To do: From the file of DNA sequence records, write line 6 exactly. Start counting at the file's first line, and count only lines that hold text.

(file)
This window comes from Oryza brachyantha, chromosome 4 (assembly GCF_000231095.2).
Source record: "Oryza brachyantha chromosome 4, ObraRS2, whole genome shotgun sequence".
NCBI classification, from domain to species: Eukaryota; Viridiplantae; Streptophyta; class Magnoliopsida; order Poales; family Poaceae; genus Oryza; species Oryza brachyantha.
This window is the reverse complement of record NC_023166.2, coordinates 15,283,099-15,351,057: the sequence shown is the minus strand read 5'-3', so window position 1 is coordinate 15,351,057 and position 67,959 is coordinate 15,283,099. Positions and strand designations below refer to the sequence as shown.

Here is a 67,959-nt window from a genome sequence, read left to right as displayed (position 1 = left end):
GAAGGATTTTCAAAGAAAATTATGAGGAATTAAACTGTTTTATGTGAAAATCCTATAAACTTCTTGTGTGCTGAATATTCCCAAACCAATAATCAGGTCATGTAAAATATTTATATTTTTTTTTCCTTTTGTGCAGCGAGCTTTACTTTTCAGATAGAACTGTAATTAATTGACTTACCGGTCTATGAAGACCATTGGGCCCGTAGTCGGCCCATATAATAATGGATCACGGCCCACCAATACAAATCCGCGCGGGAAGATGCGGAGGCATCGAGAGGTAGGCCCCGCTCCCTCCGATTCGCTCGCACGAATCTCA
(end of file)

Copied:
GAAGGATTTTCAAAGAAAATTATGAGGAATTAAACTGTTTTATGTGAAAATCCTATAAACTTCTTGTGTGCTGAATATTCCCAAACCAATAATCAGGTCATGTAAAATATTTATATTTTTTTTTCCTTTTGTGCAGCGAGCTTTACTTTTCAGATAGAACTGTAATTAATTGACTTACCGGTCTATGAAGACCATTGGGCCCGTAGTCGGCCCATATAATAATGGATCACGGCCCACCAATACAAATCCGCGCGGGAAGATGCGGAGGCATCGAGAGGTAGGCCCCGCTCCCTCCGATTCGCTCGCACGAATCTCA